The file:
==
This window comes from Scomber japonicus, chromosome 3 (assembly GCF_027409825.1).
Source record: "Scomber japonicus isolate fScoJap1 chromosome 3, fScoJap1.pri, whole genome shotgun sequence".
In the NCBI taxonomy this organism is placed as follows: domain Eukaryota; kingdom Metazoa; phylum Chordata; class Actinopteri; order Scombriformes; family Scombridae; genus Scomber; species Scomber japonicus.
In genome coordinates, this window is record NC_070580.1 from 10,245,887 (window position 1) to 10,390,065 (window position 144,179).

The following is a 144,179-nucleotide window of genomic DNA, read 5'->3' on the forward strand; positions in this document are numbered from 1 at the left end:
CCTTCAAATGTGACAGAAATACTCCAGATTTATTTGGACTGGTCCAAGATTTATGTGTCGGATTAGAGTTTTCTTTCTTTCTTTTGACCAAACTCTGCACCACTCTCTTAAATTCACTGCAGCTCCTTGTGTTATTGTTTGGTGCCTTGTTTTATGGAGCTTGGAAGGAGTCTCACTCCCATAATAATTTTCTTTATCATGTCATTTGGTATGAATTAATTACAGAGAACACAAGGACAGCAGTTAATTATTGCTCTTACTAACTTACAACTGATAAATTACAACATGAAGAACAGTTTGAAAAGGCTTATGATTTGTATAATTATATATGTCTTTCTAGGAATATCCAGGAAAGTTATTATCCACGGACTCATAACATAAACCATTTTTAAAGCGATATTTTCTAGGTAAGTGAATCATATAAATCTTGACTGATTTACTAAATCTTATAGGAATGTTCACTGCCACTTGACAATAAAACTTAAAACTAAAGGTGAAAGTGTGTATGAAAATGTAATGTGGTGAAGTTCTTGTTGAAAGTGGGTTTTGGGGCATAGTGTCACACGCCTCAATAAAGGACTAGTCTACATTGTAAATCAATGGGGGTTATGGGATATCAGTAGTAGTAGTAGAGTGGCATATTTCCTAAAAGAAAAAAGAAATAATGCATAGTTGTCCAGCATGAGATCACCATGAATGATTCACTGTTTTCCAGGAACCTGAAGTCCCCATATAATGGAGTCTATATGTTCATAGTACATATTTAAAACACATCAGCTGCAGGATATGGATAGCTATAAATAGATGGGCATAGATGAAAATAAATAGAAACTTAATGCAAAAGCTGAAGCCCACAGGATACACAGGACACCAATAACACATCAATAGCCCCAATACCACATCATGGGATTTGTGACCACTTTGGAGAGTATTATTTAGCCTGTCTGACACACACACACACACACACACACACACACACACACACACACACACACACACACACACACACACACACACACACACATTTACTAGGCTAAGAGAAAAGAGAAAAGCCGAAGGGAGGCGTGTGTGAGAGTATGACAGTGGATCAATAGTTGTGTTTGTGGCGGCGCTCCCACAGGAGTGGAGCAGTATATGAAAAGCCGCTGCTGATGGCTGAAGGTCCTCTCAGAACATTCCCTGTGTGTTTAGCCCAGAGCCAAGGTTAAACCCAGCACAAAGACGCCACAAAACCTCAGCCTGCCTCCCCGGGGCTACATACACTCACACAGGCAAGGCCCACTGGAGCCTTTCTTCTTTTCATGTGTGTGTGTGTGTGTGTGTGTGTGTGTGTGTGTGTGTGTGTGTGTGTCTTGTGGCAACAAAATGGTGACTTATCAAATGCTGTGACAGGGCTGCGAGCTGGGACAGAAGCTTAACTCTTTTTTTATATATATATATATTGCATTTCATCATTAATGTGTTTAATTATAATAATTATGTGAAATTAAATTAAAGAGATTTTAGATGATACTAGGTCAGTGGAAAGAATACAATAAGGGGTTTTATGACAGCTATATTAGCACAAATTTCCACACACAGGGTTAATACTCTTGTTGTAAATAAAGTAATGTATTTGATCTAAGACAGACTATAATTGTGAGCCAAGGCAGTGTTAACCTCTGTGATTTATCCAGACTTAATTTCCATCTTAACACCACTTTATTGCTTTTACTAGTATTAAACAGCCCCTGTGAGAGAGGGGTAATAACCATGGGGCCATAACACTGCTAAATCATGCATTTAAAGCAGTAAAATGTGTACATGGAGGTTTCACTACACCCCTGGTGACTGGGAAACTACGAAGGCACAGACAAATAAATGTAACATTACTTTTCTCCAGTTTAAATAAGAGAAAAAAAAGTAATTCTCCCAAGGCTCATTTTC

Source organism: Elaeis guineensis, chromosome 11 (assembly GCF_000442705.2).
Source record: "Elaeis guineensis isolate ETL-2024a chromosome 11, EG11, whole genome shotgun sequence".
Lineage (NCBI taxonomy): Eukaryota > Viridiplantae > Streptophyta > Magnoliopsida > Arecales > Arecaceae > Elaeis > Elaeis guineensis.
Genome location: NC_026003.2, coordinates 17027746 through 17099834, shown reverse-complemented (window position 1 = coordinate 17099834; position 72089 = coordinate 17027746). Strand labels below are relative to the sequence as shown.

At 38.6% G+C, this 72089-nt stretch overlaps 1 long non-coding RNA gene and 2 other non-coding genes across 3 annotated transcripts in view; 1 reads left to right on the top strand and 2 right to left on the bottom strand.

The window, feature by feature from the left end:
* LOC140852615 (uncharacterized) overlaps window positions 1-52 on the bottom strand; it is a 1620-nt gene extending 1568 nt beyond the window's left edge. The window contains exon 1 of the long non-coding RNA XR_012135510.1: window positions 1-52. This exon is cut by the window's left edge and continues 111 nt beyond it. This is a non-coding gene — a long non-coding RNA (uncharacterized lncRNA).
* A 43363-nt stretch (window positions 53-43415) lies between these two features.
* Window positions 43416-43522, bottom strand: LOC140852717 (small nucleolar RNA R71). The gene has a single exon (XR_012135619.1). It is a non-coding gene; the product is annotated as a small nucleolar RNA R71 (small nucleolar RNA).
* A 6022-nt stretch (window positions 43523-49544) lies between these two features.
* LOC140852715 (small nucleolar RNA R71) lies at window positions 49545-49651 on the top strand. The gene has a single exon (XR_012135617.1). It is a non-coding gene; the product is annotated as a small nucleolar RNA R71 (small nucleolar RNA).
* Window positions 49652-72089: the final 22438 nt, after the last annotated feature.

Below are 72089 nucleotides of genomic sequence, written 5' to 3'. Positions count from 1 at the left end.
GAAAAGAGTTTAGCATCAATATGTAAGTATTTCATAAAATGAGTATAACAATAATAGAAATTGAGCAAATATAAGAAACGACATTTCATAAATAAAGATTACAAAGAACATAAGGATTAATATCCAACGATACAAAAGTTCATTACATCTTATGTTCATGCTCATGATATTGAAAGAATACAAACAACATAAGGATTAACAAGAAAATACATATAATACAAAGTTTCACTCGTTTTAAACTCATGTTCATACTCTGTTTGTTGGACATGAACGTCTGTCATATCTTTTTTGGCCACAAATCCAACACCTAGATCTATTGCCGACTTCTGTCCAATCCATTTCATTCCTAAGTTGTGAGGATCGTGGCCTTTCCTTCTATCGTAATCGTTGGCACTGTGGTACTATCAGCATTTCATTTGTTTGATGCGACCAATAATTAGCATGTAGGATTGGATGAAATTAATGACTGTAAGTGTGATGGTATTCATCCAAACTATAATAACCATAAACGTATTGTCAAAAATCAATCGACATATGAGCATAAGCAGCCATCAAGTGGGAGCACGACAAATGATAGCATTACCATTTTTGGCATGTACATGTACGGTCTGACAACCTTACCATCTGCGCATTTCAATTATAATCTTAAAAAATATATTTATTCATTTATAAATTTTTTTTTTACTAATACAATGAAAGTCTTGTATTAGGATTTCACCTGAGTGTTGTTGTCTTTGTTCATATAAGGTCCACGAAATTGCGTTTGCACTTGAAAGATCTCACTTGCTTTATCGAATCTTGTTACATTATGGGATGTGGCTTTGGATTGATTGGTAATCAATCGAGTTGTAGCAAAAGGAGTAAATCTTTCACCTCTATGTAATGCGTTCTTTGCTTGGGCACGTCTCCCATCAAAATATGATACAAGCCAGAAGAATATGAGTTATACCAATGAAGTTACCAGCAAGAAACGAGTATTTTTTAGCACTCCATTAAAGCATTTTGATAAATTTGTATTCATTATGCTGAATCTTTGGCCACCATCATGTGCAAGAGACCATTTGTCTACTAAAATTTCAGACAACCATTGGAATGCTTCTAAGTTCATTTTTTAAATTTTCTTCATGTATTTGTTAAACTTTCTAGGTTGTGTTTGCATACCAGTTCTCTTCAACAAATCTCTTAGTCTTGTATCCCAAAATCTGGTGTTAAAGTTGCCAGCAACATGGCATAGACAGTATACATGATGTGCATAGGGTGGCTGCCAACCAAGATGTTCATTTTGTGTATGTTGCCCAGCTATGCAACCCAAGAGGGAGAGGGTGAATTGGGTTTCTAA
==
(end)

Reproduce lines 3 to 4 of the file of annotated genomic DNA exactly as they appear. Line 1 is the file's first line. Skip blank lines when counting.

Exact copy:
In the NCBI taxonomy this organism is placed as follows: domain Eukaryota; kingdom Metazoa; phylum Chordata; class Actinopteri; order Scombriformes; family Scombridae; genus Scomber; species Scomber japonicus.
In genome coordinates, this window is record NC_070580.1 from 10,245,887 (window position 1) to 10,390,065 (window position 144,179).